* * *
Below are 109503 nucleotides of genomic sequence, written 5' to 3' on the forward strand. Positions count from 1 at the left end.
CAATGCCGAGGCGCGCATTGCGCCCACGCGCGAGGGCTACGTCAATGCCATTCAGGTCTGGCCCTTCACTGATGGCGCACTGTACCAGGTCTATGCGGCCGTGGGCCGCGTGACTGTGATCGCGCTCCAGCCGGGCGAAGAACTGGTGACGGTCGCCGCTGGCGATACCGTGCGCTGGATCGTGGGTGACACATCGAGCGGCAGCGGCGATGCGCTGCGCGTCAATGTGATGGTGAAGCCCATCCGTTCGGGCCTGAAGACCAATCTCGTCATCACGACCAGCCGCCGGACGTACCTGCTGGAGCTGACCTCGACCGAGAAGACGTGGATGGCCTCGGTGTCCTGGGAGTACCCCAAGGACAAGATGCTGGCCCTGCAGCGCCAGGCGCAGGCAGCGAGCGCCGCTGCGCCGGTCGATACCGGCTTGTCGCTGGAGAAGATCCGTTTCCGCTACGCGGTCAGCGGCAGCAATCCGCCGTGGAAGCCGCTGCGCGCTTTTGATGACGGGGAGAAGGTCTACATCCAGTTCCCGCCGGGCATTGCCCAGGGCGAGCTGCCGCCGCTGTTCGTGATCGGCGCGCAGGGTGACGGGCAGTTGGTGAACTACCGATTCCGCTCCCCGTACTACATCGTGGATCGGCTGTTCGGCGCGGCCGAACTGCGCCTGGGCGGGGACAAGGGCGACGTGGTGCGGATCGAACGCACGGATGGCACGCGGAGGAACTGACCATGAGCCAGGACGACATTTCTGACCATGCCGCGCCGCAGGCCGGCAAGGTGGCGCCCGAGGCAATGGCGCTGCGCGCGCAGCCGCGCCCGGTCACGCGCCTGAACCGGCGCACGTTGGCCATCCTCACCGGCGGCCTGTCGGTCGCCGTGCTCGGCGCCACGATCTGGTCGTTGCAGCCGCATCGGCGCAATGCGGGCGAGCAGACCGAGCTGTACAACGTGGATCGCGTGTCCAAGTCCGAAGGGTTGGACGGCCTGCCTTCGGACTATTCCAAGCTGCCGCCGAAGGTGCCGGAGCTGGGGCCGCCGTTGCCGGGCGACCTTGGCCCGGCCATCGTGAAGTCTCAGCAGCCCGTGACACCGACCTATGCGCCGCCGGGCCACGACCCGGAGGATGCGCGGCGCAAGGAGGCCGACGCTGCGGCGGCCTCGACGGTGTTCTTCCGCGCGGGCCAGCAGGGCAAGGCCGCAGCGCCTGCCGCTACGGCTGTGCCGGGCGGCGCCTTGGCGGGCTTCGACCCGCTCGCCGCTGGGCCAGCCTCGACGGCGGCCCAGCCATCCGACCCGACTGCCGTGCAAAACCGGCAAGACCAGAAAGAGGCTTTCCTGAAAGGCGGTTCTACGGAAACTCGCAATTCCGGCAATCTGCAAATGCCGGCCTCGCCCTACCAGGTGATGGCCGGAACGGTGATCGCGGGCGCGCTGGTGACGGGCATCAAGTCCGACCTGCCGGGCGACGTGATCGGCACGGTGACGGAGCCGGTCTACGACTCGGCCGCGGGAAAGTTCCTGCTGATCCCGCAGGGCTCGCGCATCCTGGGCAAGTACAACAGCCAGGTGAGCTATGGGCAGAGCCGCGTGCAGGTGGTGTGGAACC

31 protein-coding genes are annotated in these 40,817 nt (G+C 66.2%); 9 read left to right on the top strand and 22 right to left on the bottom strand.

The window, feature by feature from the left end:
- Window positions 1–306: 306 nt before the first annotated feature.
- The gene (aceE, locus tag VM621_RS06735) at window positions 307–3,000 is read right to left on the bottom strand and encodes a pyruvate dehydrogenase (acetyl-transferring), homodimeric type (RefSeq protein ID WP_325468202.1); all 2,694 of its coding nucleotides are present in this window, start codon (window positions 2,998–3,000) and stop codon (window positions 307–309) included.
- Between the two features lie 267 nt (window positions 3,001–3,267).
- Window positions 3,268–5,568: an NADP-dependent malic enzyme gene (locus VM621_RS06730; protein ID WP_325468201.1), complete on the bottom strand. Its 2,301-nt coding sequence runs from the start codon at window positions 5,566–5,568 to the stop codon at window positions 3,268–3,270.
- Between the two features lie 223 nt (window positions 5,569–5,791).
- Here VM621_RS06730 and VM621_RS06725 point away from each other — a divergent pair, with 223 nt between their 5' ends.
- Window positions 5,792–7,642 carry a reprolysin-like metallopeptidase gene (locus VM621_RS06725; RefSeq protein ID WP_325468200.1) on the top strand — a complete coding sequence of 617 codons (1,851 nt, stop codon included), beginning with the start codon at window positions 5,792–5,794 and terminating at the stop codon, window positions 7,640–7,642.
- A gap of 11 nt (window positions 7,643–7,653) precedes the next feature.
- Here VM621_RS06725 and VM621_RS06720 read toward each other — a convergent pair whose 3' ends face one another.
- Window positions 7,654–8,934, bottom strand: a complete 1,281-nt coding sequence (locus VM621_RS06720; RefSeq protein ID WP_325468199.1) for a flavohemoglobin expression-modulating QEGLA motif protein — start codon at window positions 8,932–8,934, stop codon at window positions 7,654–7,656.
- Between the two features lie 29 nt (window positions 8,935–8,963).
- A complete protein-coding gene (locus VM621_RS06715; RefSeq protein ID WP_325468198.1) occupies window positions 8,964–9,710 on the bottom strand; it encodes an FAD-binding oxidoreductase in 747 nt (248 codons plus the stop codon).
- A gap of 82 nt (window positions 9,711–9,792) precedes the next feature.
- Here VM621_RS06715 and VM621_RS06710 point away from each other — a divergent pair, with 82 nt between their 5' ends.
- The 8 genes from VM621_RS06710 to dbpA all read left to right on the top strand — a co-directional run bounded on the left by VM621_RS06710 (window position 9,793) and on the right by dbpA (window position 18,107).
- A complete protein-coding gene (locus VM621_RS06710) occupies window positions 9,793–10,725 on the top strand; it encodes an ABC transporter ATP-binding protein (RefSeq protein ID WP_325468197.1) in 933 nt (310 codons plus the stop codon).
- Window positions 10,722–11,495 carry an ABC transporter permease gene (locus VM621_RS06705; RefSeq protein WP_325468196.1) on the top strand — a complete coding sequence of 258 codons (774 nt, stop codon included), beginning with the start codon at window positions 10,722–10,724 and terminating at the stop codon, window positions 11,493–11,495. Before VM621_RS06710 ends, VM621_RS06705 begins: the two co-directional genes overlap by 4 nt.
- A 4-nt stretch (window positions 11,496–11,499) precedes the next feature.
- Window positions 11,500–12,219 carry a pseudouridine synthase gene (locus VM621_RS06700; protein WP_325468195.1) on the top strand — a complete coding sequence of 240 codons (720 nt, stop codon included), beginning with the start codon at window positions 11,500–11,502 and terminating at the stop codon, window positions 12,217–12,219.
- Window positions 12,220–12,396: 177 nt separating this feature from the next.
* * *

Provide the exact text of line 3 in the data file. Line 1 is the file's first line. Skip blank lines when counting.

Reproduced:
31 protein-coding genes are annotated in these 40,817 nt (G+C 66.2%); 9 read left to right on the top strand and 22 right to left on the bottom strand.